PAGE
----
Issue 053

August 2009

I’m training for a fight in a couple of weeks, but I think I’m starting to come down with a cold. Should I take time off training, or would I be better off to keep going and sweat it out?  

Fighters are naturally reluctant to take time off training. It can be tempting to try and work through the illness, but there are a few important things to bear in mind: 

  • There’s a risk of infecting other teammates.
  • Intense training can suppress the immune system, and it may prolong the illness.
  • Even very minor viral infections can affect your performance, and may continue to do so for several days after you feel better.
  • There are anecdotal reports of chronic fatigue, heart problems and even sudden death occurring in athletes who train during certain viral illnesses. 

Ideally, an athlete should rest during the illness and go back to training a few days after they feel better. If there is extreme tiredness, achy muscles or swollen glands, then the advice is to take at least a month off from full training. 

If this is impractical, then use the ‘neck check’. If your symptoms are above the neck – runny nose, sneezing, or sore throat – but you otherwise feel okay, then you can train cautiously at half speed. If after a few minutes you start to feel better and the congestion clears, you can gradually increase the pace.  

If you have symptoms below the neck though, such as fever, aching muscles, chesty cough, vomiting or diarrhea – then you should avoid training.  

Is there anything I can do to reduce my chances of getting ill?  

Eating a good and balanced diet, getting enough rest and avoiding overtraining are all important. Wash your hands regularly, and avoid sharing water bottles at all times!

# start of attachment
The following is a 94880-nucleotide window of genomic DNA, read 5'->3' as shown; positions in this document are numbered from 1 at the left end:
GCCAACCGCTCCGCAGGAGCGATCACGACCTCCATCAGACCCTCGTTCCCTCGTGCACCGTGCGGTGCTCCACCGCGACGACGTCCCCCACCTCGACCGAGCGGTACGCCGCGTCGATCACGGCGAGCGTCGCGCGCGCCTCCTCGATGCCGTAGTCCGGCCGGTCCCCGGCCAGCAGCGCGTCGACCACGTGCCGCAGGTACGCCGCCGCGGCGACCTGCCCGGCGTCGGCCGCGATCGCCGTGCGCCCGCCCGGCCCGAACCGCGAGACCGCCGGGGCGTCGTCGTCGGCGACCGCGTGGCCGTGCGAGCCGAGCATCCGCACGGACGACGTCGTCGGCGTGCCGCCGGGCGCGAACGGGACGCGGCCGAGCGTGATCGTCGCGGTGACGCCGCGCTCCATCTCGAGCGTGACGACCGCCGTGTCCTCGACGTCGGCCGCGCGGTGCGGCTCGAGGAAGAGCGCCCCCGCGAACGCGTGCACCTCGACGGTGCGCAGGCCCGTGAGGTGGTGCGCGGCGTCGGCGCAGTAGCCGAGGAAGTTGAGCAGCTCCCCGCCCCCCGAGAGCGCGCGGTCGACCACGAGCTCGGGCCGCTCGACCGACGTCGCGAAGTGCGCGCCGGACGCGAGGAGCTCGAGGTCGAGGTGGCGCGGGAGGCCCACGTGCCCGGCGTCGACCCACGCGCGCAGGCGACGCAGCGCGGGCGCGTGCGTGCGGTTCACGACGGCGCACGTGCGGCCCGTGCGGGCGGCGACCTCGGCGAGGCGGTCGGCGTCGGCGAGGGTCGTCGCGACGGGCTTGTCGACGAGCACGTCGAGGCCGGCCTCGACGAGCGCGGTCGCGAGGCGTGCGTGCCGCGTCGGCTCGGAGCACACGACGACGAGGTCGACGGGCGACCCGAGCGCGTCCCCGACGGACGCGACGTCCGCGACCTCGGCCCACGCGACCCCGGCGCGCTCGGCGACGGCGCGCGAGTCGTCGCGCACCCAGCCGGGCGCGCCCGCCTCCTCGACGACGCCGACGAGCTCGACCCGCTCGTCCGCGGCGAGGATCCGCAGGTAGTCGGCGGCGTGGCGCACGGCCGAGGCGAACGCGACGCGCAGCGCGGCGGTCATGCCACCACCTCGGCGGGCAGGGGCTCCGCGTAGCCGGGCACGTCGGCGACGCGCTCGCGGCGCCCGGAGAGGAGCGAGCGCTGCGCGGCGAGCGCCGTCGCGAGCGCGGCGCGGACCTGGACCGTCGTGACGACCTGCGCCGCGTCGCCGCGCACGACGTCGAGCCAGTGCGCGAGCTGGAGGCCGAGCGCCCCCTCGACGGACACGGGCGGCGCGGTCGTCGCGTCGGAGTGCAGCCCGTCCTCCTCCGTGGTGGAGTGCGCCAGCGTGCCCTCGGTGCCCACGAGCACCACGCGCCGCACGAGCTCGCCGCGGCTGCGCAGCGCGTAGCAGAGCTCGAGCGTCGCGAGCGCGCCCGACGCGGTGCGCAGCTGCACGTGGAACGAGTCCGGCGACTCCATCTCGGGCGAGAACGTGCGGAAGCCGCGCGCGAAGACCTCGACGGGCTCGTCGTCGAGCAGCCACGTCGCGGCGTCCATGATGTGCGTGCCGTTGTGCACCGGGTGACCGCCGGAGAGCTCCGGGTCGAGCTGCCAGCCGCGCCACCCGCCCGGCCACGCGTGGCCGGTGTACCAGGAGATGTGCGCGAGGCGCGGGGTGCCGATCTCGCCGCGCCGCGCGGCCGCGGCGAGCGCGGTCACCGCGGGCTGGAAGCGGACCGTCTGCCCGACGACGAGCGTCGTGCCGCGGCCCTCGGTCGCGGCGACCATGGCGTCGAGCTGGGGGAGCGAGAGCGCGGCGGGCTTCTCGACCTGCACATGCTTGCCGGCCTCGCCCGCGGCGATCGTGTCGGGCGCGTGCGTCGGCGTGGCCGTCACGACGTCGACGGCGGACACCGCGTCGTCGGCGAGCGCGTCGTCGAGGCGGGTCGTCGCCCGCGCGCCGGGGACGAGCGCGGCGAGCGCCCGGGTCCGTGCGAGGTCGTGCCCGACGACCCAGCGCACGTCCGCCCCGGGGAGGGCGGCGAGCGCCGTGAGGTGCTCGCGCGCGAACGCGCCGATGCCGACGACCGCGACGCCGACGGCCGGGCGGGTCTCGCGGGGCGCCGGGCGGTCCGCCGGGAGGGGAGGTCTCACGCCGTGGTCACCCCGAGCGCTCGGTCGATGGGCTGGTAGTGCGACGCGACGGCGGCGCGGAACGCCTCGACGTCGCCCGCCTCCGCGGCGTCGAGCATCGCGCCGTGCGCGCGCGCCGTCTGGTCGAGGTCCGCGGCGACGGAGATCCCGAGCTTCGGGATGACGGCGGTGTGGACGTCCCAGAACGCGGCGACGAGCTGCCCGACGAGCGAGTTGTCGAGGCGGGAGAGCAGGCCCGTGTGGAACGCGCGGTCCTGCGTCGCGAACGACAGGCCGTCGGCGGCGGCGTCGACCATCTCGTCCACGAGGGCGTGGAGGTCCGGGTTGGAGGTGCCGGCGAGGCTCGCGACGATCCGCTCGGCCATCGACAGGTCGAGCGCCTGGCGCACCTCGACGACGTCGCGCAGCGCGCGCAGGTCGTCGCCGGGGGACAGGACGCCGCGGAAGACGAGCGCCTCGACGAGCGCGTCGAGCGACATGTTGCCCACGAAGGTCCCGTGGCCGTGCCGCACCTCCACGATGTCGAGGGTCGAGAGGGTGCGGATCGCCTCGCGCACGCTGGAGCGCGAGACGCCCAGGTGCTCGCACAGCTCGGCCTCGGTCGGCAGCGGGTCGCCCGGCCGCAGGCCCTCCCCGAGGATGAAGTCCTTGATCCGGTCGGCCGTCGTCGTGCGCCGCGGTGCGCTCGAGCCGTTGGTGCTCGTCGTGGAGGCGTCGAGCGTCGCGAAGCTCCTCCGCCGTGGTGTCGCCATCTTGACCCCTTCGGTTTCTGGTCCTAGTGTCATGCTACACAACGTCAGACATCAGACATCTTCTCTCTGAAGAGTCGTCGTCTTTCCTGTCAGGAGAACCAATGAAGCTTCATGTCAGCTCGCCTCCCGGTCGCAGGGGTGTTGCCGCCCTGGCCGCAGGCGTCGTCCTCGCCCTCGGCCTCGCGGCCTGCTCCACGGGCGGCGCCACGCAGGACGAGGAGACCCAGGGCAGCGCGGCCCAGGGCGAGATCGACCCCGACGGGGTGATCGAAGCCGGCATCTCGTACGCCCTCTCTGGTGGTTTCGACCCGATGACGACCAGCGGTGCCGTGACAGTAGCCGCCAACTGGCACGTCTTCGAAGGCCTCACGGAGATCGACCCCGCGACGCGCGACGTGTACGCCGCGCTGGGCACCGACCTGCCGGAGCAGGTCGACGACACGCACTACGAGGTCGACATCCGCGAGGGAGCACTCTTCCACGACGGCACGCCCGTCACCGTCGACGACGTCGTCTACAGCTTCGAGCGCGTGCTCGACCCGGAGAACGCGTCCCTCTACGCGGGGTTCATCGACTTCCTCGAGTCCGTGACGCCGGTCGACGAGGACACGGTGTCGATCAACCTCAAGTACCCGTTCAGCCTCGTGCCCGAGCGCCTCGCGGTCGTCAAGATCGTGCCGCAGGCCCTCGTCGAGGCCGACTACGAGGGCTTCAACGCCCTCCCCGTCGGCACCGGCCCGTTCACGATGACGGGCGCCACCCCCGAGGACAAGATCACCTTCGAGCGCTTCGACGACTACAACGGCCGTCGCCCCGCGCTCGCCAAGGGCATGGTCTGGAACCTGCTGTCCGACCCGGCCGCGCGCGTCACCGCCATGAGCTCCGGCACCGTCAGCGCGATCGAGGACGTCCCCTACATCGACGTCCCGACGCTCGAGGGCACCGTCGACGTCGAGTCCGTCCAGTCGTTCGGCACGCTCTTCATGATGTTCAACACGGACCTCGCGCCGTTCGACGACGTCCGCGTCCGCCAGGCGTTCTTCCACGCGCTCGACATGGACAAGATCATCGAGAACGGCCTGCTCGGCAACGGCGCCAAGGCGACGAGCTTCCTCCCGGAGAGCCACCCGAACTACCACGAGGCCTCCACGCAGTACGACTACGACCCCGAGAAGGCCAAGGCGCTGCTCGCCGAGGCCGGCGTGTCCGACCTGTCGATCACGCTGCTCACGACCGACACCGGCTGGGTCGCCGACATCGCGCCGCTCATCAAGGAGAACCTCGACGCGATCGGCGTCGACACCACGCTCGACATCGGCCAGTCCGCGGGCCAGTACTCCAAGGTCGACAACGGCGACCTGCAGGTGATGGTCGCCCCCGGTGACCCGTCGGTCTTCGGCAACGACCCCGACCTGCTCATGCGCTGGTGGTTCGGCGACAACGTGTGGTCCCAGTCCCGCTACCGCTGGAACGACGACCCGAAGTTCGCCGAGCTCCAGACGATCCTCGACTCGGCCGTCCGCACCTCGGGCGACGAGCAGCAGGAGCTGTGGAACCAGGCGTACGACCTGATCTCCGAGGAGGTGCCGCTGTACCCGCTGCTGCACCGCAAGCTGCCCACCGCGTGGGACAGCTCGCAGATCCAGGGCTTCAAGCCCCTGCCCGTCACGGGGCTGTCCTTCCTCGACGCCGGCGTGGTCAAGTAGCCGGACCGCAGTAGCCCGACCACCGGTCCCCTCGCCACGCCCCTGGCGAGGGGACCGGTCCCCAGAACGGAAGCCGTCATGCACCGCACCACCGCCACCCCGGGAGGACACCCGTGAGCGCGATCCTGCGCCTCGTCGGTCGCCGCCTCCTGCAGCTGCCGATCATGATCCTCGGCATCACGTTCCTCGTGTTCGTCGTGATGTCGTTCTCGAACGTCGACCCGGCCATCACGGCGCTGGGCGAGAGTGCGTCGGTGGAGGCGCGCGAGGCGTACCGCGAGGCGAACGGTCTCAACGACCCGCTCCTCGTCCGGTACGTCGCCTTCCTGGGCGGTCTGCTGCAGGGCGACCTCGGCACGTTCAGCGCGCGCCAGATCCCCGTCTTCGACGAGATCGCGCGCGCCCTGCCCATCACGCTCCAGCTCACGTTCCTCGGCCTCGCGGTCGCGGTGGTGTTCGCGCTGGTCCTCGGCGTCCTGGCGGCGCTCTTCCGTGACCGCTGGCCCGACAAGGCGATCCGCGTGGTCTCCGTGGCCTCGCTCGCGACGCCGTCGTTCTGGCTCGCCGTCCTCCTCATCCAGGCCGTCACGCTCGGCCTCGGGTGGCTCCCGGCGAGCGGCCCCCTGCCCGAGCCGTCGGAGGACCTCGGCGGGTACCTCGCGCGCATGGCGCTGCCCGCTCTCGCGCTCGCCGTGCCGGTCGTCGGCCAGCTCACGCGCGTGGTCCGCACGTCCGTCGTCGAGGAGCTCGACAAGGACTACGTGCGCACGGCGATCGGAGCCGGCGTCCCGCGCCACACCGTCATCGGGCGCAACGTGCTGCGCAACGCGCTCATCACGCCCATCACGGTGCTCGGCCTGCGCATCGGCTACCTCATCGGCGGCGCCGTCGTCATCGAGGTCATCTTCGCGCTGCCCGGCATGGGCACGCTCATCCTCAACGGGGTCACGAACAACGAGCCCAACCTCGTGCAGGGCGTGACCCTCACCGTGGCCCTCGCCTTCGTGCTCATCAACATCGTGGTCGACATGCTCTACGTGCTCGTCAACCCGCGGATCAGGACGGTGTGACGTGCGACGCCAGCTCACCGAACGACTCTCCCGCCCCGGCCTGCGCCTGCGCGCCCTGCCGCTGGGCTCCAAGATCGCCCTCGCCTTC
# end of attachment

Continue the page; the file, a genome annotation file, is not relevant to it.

If you do start feeling sick, you should reduce your training for a day or two. This may be the last thing you want to do with a fight coming up, but it can reduce your chances of getting the full illness.  

Many people believe that taking large amounts of vitamin C will help stop them getting sick, or help to get rid of a cold faster, although at present there’s not much evidence to support this.  

What’s the difference between a cold and the flu? 

The flu is a totally different and much more severe illness than the common cold, and can be fatal in vulnerable people. It tends to be associated with a high fever, headache, muscle aches, weakness and a loss of appetite. If you are concerned about your symptoms, then consult your doctor.  

What’s the big deal with this ‘swine flu’? How is it different from ordinary flu? 

Swine flu is a form of flu that originated in pigs. There seems to be a recently mutated form of the virus that can spread more easily from one person to another, which has caused concern that we may be on the verge of a worldwide pandemic. These outbreaks happen naturally from time to time; the last one was in 1968. Pandemic flu is usually more virulent than ordinary seasonal flu and more likely to be fatal, especially in young, previously healthy adults. 

Should I get a flu vaccination just in case? 

At the moment, a flu jab won’t protect you against swine flu, because it’s a new form of the virus. However, it’s still something that’s worth considering if you’re training intensely and want to reduce your chances of getting ill before a competition.  

Professional fighter Dr Rosi Sexton PhD is a sports therapist and osteopath-in-training based in Manchester, England. She has fought in countries such as Russia, Canada, and the USA, and is ranked as one of the top competitors in her weight class. For more information go to